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Cultural practices on temperate fruits growing in tropical and subtropical zones

Citation

Nissen, RJ, Cultural practices on temperate fruits growing in tropical and subtropical zones, Acta Horticulturae: IX International Symposium on Temperate Zone Fruits in the Tropics and Subtropics 2013, 26 March 2013, Chiang Mai, Thailand ISBN 9789462610491 (2014) [Refereed Conference Paper]

Copyright Statement

Copyright 2014 The International Society for Horticultural Science.

Official URL: http://dx.doi.org/10.17660/ActaHortic.2014.1059.3

Abstract

Fruit production regions around the world are now experiencing significant changes in their growing conditions. Farmers already face greater challenges growing temperate fruits in subtropical and tropical regions compared to temperate regions, but time of production provides substantial farm gate returns. Climate variability is impacting on profitability, yields, fruit quality and phenological performance. Breeding of new low-chill cultivars and selection of new rootstocks have assisted farmers to negate some effects of climate variability. New cultivars have also allowed new growing regions to be developed. Market niches that were not previously considered accessible are now being targeted with temperate fruit from subtropical and tropical regions. New training systems that improving light penetration into the canopy and canopy management practices to control vegetative growth have substantially increased fruit size and enhanced fruit quality, providing consumers with a highly consistent product. Crop manipulation practices to enhance and concentrate flowering periods, decrease harvesting costs, improve fruit quality and increased the profitability of growing temperate fruits in subtropical and tropical regions. Furthermore, cultural practices, such as the use of new fertiliser and irrigation management practices and crop manipulators to delay fruit maturation have also significantly enhance fruit size and quality. The growing temperate fruits in subtropical and tropical of regions of Asia has significantly improve the socioeconomic status of poor ethnic minority groups living in areas where low-chill temperate fruits can be successfully grown.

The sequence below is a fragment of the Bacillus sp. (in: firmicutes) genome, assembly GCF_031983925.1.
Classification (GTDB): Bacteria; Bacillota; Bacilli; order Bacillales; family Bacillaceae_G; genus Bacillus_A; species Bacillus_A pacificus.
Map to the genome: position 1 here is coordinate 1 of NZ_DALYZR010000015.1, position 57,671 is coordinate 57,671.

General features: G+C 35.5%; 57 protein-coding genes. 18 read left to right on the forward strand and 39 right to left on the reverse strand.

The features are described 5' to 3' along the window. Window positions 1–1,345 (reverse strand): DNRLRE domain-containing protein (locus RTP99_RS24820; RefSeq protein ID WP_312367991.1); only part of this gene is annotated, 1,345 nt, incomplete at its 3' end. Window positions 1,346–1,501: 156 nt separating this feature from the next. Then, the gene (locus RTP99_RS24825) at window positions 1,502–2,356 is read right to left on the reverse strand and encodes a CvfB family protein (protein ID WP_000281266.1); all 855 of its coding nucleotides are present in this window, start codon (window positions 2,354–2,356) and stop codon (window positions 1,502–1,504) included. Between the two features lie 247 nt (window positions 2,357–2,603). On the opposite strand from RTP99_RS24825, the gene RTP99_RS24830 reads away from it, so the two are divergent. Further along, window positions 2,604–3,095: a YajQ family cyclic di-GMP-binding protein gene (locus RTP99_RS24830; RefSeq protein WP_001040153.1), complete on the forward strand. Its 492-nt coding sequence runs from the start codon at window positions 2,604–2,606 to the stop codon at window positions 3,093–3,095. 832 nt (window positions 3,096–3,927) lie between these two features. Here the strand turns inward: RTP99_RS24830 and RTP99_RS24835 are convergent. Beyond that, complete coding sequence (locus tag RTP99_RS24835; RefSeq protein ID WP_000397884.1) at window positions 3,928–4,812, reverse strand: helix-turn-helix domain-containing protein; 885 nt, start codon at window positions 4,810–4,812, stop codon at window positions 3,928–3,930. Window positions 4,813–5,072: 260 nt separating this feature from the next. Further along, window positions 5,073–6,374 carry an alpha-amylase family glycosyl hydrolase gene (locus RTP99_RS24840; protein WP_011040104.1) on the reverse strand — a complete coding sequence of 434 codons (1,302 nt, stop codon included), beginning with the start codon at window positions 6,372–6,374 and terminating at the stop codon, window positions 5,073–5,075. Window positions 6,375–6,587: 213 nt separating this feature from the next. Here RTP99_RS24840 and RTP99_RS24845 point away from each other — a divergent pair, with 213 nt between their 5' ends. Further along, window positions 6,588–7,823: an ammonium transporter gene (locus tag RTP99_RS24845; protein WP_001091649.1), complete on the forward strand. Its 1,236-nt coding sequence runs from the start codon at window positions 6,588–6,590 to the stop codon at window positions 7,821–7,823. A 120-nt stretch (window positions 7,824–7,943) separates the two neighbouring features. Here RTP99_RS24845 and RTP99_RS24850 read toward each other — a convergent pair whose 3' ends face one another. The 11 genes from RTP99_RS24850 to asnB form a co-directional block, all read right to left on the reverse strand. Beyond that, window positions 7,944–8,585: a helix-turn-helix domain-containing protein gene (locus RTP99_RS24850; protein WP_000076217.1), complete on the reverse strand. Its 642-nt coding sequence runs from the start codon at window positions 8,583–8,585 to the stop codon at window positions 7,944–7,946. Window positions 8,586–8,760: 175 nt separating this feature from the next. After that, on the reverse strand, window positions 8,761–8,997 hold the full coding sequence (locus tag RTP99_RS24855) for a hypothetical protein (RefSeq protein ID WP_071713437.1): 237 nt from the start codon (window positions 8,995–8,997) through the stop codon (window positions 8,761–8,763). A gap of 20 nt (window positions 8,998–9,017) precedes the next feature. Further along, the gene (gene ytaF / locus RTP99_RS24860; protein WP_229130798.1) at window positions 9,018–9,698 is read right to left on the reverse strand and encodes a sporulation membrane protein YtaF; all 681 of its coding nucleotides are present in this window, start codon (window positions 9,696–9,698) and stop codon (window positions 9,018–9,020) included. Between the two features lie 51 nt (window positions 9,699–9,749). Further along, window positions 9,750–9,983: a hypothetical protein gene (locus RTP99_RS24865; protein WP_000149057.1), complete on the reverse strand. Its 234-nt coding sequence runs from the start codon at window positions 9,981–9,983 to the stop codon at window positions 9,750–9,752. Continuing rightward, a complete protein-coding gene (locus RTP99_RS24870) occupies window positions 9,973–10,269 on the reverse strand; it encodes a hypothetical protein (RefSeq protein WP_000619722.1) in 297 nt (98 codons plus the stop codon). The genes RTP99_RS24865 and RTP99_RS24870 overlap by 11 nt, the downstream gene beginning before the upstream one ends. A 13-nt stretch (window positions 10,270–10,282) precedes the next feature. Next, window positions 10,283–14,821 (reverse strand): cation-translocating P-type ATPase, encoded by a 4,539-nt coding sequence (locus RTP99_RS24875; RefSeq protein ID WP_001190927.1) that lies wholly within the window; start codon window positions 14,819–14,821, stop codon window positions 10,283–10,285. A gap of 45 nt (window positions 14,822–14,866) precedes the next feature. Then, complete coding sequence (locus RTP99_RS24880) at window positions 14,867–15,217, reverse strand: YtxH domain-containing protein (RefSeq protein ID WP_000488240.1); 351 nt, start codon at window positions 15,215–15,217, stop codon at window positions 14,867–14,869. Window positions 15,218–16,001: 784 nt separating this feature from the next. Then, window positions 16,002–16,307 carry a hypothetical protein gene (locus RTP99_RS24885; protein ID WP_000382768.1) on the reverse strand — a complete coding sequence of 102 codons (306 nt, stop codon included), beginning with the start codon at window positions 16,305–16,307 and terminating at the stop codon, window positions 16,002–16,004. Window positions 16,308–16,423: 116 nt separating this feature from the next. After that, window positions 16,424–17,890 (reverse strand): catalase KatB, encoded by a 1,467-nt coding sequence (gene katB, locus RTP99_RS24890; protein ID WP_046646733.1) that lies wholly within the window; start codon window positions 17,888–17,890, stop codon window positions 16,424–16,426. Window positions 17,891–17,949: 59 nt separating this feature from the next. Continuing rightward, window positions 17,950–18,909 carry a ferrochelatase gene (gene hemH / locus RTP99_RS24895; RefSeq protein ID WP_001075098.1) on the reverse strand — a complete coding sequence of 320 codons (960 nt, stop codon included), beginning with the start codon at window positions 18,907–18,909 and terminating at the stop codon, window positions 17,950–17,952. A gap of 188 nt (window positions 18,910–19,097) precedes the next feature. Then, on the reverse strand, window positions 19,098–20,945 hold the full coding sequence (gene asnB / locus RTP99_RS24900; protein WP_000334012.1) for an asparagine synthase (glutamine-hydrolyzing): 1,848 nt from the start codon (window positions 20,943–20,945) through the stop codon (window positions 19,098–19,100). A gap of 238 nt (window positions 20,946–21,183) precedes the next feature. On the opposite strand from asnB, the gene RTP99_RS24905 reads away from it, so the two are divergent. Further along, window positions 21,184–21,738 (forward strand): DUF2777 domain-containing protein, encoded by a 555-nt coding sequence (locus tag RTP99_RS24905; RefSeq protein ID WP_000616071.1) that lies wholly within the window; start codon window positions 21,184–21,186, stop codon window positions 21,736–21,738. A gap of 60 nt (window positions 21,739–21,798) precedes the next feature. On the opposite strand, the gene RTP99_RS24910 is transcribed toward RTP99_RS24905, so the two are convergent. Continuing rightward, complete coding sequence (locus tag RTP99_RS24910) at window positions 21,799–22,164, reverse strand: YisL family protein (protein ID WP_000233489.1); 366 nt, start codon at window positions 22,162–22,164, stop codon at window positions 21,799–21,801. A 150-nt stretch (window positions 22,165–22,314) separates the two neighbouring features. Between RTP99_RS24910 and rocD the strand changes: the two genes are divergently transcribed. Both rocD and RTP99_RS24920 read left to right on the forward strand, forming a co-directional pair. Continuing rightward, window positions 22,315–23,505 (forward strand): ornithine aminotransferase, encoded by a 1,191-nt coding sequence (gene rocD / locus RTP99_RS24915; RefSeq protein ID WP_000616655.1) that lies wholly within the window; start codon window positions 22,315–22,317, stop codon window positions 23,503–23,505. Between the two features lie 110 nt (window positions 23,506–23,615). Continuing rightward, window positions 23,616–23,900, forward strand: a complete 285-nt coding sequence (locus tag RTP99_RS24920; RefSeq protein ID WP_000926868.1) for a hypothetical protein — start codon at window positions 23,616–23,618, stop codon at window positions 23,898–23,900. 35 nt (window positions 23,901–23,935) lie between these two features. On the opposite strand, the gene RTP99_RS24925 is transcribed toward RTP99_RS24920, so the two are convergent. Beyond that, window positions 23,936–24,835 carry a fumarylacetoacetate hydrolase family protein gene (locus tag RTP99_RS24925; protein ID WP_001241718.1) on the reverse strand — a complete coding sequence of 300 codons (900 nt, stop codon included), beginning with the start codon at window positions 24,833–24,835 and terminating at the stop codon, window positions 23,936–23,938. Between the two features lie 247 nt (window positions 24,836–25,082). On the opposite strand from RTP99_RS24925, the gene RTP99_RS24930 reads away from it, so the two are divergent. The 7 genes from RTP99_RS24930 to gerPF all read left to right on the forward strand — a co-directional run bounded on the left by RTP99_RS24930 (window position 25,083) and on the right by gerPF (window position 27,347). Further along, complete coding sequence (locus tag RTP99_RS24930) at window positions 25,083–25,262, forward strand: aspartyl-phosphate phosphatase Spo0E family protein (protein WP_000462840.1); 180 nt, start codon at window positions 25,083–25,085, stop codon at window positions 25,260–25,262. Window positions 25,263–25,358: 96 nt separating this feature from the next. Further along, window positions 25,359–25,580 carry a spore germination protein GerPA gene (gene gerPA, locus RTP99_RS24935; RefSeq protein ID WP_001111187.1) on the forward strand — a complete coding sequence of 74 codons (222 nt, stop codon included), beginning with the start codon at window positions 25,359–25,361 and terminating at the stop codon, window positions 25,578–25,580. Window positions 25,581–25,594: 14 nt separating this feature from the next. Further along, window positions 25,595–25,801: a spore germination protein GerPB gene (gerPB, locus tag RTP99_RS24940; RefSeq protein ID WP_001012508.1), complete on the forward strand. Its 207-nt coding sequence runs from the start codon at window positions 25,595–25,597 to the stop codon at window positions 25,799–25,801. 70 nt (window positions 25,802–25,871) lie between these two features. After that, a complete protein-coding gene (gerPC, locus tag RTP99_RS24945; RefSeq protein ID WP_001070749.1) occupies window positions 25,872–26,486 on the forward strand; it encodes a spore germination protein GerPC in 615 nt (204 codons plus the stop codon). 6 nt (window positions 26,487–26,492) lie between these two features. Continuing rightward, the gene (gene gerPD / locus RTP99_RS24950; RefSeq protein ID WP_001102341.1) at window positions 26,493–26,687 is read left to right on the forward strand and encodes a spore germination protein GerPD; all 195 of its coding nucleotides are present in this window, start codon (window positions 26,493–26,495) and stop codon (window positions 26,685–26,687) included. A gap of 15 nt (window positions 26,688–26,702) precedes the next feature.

Item Details

Item Type:Refereed Conference Paper
Keywords:low-chill, climate variability, fruit quality, training systems, crop manipulators, management practices
Research Division:Agricultural and Veterinary Sciences
Research Group:Horticultural Production
Research Field:Horticultural Crop Growth and Development
Objective Division:Plant Production and Plant Primary Products
Objective Group:Horticultural Crops
Objective Field:Horticultural Crops not elsewhere classified
Author:Nissen, RJ (Mr Robert Nissen)
ID Code:118595
Year Published:2014
Deposited By:Tasmanian Institute of Agriculture
Deposited On:2017-07-14
Last Modified:2017-09-04
Downloads:0

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